If it arises – assuming we survive to use those technological marvels to effect legislation – it will not be because of thinking as abstract as Williams’s. I can’t imagine how Fred Inglis can include Williams in a tradition characterised by ‘a habit of recourse to concrete examples in argument’. Towards 2000 is the most unconcrete, unspecific, undocumented book I have read in years. Let me give two examples. One: in a chapter on ‘Culture and Technology’ Williams writes about ‘the two faces of “modernism” ’, but he doesn’t put a name on either of them. He refers to ‘those innovative forms which destabilised the fixed forms of an earlier period of bourgeois society, but which were then in their turn stabilised as the most reductive versions of human existence in the whole of cultural history’. This sentence is like the assertions university teachers set as examination questions, except that those are usually followed by the instruction: ‘Discuss, giving examples to clarify your argument.’ Williams doesn’t refer to a single work, either of the innovative or the debased form. I assume he means, for the innovative, Joyce, Eliot, maybe Beckett, Schönberg, Picasso: but why doesn’t he say what works he has in view? One generalisation leads to another. ‘Apparently simple kinds of adventure and mystery have been transformed and newly marketed in highly specific representations of crime, espionage, intrigue and dislocation, mediating the deep assumptions of habitual competitive violence, deception, and role-playing, loss of identity, and relationships as temporary and destructive.’ Such as what? To Russia with Love, The Sweeney, the several Godfathers, 2001, Looking for Mr Goodbar?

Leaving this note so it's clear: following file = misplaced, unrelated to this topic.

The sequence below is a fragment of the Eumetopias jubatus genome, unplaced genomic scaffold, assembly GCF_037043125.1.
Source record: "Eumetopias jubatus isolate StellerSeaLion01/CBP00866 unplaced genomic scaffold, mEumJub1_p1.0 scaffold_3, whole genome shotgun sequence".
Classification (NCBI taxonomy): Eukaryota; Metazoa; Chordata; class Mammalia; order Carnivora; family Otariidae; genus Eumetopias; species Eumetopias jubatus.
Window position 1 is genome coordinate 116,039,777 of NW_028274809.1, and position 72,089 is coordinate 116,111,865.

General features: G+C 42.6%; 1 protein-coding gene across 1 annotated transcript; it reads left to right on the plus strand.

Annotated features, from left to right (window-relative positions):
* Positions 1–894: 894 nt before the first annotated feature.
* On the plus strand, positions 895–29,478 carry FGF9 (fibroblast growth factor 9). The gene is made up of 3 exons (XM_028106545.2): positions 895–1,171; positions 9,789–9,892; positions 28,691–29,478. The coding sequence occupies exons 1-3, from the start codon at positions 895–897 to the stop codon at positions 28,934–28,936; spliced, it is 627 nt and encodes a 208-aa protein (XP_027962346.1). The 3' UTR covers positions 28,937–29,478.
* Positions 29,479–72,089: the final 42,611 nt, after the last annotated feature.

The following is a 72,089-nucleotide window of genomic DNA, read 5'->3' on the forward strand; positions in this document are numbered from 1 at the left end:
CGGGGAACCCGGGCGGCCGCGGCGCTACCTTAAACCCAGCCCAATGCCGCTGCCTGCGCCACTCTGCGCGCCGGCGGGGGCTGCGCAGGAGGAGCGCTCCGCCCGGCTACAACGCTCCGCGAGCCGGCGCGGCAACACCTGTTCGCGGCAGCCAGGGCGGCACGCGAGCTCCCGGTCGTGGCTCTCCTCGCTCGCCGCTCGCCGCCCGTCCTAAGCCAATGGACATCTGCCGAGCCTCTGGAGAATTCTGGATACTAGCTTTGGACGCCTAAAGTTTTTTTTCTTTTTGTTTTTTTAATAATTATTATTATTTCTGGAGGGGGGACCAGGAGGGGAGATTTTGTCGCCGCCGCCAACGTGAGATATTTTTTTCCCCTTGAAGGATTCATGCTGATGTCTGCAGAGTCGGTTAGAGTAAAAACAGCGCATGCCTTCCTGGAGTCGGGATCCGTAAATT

Two: in a chapter called ‘War: The Last Enemy’ Williams distinguishes between deterrence as a military strategy – which he accepts – and deterrence as ideology, which he repudiates. But the only example he gives of deterrence as ideology is American anti-Communism. He doesn’t even mention the Russian recourse to deterrence as ideology. Does he seriously think that the Russian build-up of its nuclear arsenal since the ABM treaty of 1972, and the Russian BMD programme – two to three times larger than the American one – has been purely for defensive purposes? As for unilateral disarmament, he doesn’t think Britain should ‘go it alone’ – indeed he is severe on ‘the relatively unfocused demand for “unilateral renunciation” ’. ‘Thus in Europe,’ he says, ‘we should consistently advance European rather than British unilateralist arguments and objectives.’ But he opposes – he wrote this chapter, I assume, a year or so ago – the siting of cruise missiles in Britain and the buying of Trident. Fine. But there is not a word of detail, no comment on Germany’s position on nuclear defence, nothing on Nato or the Warsaw Pact situation. He blesses the peace movement, the ecology movement, feminism, ‘an oppositional culture’: but again, there is nothing specific. E.P. Thompson has been quoted in the USA recently as saying that the peace movement must be supported even if it fails to press Russia for disarmament, that disarmament of the West is enough. Assuming that Thompson said anything as specific as that, does Williams agree? The last chapter of the book is called ‘Resources for a Journey of Hope’. Williams concedes that the capitalist social order, as he calls it, has done ‘its main job of implanting a deep assent to capitalism even in a period of its most evident economic failures’. Three things are now, from his standpoint, necessary: ‘First, we have to begin, wherever we can, the long and difficult movement beyond a market economy. Second, we have to begin to shift production towards new governing standards of durability, quality and economy in the use of non-renewable resources. Third, and as a condition of either of the former, we have to move towards new kinds of monetary institutions, placing capital at the service of these new ends.’ These recommendations seem to me to correspond to unilateral disarmament: they don’t take any account of international conditions, or of the fact that Britain is no longer her own master. To call this chapter ‘Resources for a Journey of Hope’ is to disclose how meagre the named resources are, and how implausible, in the terms Williams proposes, the journey is.